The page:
The Eltham-based Men In Sheds scheme has been a lifeline for older men – but its activities were brought to a halt by the pandemic. NIKKI SPENCER finds out more about its reopening, and how women are joining in too.
It’s a hive of activity on a Wednesday morning in the large, well-equipped workshop in the basement at Bromley and Greenwich Age UK in Eltham, and Bob, 68, is putting the finishing touches to a wooden bird feeder, while others are busy hammering, drilling, sanding and varnishing.
“When I lost my partner, I ended up just vegetating in front of the telly, so coming here has been a godsend,” says Bob, who joined Men in Sheds two and half years ago.
He used to work at Harvey’s metal fabrication factory in Charlton, and then at a nearby plastics factory, before taking early retirement due to ill-health.
“I’ve always worked with my hands and now I am constantly coming up with ideas for things I can make. I even keep a pen and paper by my bed if I think of something in the night.”
Men in Sheds originated in Australia in 1998 as a way to address isolation among older men and promote health and wellbeing. It quickly spread to the UK, where local Age UK charities have helped set up more than 80 of the 100 “sheds” around the country.
“Shedders”, as they are known, can work on their own projects or create things that are then sold to raise money to help keep the schemes going.
Since Bromley and Greenwich Age UK’s Men in Sheds started 10 years ago, teams have also worked together to make everything from wooden bridges, park benches and bespoke signage for local community spaces to a chicken shed for a local primary school.
“We all get stuck in and do what we can,” says Bob. “It’s great that you get people from all walks of life. There’s John the chef, John the mechanic – there are lots of Johns! – and architects, and all sorts of different people.”
“I’m actually one of the youngest here. There’s one guy who comes here regularly who’s 92,” he adds.
Eltham’s Men in Sheds had to close its doors in March due to Covid-19, but has recently re-opened, with social distancing, booking in advance rather than dropping in, and new health and safety measures in place. Bob is clearly very happy to be back.
“I was going mad! Sitting around at home all day was killing me and I was so bored. I’d put on half a stone in weight as I just wasn’t moving about so much.”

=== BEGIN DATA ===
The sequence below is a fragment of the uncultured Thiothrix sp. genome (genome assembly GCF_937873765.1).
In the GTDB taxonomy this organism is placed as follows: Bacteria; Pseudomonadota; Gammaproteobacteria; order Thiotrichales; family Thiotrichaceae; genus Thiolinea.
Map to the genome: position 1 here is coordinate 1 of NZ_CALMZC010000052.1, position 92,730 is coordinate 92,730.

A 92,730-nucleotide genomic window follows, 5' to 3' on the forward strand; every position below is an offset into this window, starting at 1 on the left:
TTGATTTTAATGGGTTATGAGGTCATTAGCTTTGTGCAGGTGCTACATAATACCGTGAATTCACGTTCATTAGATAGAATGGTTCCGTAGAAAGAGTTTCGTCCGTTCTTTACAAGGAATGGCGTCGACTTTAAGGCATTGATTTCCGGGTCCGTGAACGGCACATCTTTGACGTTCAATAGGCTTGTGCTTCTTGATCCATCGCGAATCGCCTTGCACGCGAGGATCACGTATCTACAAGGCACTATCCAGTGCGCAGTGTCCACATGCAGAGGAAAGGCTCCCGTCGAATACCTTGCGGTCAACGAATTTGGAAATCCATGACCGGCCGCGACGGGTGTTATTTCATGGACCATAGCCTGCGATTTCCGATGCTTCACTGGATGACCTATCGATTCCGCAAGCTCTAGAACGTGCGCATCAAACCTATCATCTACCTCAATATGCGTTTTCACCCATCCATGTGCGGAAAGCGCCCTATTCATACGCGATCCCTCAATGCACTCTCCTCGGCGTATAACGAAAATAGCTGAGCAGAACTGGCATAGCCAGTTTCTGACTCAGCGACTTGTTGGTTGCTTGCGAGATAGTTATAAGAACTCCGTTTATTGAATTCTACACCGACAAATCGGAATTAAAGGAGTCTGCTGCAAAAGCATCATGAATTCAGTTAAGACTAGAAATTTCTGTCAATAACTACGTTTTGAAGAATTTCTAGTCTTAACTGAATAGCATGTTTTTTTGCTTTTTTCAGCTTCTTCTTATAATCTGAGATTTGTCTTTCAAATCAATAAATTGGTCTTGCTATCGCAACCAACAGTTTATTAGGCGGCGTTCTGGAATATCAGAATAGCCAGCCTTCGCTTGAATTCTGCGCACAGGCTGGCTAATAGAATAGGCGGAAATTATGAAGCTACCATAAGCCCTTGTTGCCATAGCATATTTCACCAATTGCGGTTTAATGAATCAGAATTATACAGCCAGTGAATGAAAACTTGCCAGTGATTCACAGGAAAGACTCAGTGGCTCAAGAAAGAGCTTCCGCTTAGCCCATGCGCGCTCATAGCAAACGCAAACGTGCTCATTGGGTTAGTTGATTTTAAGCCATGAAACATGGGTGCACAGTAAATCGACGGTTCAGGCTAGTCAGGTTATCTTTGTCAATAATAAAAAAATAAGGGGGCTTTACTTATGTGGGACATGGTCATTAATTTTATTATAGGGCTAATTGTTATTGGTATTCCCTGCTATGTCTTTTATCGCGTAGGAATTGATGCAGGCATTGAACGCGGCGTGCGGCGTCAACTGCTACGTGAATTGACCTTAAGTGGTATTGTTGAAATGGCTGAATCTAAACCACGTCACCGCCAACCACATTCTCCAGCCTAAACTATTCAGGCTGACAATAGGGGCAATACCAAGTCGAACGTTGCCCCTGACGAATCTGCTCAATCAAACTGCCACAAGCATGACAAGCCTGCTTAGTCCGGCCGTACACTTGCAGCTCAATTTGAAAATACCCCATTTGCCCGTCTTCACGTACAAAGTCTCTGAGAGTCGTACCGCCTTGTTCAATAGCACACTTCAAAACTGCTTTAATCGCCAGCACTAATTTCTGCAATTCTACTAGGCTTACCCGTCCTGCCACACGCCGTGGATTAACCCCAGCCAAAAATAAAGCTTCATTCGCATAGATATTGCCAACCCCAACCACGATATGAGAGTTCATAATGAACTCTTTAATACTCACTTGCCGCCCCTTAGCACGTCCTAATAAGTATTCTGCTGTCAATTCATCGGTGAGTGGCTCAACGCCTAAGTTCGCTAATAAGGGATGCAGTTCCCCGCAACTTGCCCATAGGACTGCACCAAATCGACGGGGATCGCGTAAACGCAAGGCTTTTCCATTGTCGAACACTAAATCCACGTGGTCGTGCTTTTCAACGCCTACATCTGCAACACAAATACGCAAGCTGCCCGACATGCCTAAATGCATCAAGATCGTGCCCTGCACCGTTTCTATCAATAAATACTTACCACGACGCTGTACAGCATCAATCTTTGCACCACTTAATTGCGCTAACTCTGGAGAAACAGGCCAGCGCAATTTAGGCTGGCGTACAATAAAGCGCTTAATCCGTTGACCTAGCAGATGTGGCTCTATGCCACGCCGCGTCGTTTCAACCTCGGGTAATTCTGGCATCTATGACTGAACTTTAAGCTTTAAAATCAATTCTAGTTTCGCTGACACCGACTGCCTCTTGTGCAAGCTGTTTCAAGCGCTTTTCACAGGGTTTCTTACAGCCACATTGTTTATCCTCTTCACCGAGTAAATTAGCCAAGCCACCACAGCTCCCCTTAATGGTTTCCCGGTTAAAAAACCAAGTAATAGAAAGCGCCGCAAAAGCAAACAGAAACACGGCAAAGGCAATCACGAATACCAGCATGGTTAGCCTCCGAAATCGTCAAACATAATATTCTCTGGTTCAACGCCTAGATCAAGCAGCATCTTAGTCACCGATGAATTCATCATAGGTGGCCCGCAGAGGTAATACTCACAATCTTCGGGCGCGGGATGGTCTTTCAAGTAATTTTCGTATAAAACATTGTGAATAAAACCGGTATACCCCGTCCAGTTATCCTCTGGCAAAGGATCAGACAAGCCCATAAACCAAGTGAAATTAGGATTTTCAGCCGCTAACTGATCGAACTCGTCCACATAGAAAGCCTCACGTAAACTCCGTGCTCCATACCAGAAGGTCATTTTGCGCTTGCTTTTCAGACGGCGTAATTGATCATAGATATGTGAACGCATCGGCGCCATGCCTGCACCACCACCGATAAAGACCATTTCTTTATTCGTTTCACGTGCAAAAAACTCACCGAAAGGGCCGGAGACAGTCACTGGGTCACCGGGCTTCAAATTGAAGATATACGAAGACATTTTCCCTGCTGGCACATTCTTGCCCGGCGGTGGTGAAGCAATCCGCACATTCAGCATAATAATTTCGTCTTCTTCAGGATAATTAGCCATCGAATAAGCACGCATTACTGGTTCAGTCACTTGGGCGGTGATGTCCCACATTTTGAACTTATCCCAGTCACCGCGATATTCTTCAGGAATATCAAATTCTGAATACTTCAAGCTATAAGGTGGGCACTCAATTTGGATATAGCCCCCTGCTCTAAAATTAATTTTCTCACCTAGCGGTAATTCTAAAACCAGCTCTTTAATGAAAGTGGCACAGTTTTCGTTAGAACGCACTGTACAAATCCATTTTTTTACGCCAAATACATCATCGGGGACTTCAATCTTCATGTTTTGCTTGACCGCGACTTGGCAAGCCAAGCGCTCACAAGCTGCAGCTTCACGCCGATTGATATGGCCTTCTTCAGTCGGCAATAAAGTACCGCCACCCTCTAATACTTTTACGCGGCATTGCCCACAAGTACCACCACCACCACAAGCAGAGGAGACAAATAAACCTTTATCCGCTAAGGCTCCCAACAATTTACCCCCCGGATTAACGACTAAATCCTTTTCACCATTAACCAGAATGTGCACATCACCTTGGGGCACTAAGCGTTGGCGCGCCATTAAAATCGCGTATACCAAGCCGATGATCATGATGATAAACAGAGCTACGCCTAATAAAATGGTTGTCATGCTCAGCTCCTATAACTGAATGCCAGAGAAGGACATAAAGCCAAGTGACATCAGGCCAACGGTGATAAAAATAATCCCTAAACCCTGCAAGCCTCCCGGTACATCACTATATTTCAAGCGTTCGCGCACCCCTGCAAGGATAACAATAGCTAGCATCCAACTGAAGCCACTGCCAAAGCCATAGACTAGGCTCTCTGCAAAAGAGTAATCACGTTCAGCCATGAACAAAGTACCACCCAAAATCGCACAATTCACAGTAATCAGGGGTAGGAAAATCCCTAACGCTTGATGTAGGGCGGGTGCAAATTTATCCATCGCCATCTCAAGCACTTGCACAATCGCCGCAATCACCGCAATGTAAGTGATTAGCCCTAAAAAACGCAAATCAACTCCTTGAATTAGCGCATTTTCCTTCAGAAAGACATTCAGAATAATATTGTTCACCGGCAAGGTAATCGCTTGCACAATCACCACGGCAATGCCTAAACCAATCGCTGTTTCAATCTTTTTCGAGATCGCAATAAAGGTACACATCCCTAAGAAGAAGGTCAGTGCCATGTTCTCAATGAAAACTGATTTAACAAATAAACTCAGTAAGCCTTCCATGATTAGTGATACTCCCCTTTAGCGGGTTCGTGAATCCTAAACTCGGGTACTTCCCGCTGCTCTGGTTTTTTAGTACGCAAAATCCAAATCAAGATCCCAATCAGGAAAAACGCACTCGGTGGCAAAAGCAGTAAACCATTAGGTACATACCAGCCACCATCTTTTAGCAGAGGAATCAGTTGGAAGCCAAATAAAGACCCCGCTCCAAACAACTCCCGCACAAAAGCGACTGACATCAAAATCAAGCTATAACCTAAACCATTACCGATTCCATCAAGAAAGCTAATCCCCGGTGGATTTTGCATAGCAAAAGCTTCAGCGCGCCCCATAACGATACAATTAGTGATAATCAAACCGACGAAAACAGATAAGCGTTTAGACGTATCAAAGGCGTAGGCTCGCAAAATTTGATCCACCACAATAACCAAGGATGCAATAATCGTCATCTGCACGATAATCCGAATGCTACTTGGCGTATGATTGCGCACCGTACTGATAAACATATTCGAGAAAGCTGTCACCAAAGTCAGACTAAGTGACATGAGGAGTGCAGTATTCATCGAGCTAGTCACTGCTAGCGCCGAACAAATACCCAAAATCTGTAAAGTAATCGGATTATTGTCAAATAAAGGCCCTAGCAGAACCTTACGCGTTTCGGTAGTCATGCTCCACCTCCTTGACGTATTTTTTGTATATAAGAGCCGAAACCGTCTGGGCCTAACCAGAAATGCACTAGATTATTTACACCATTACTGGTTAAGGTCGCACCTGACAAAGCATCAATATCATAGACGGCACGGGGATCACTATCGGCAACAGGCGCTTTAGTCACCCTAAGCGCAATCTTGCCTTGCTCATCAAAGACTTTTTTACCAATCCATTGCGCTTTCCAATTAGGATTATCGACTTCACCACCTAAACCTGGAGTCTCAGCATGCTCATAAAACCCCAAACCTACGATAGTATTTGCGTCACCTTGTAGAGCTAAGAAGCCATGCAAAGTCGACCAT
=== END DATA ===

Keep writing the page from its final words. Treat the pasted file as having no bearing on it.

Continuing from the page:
It’s not just men who can become Shedders. Two years ago the team started Women in Shed in Woolwich. Now women can join mixed or women-only sessions.
Sue, 60, an ex-design and technology teacher was one of the first to sign up. “There’s a lot of job satisfaction in making things, but the social side is a big part of it too,” she says.
“A lot of the ladies meet up outside too and during lockdown we all kept in touch and supported each other.”
Steve Paxman, who previously taught design and technology at Greenwich Community College, has been Men in Sheds co-ordinator for seven years. He says it is an absolute lifeline.
“A lot of older people feel adrift after they’ve been widowed or retired. They miss the companionship and camaraderie of work, and they’re sitting at home feeling useless.
“A few of them have said they don’t think they’d be alive now if it wasn’t for Men in Sheds. It makes them feel useful and is great reason to leave the house. It’s also a good way to make friends and help and support each other.”
The ‘sheds’ have limited budgets and Steve says they always welcome financial donations as well as donations of materials.
“We are always after good quality timber, and also if people want anything made, such as planters for their garden, they should get in touch.”
Bromley and Greenwich Age UK currently hosts Men in Sheds in Eltham and Penge and it hopes to re-open in Woolwich soon. There is also a similar project in Erith.
“All through lockdown I was getting messages saying ‘when can we come back?’ and everyone is delighted to be here again,” says Steve.
“We open the doors at 9.30am but they are all on the doorstep at nine and often get here before I do.”
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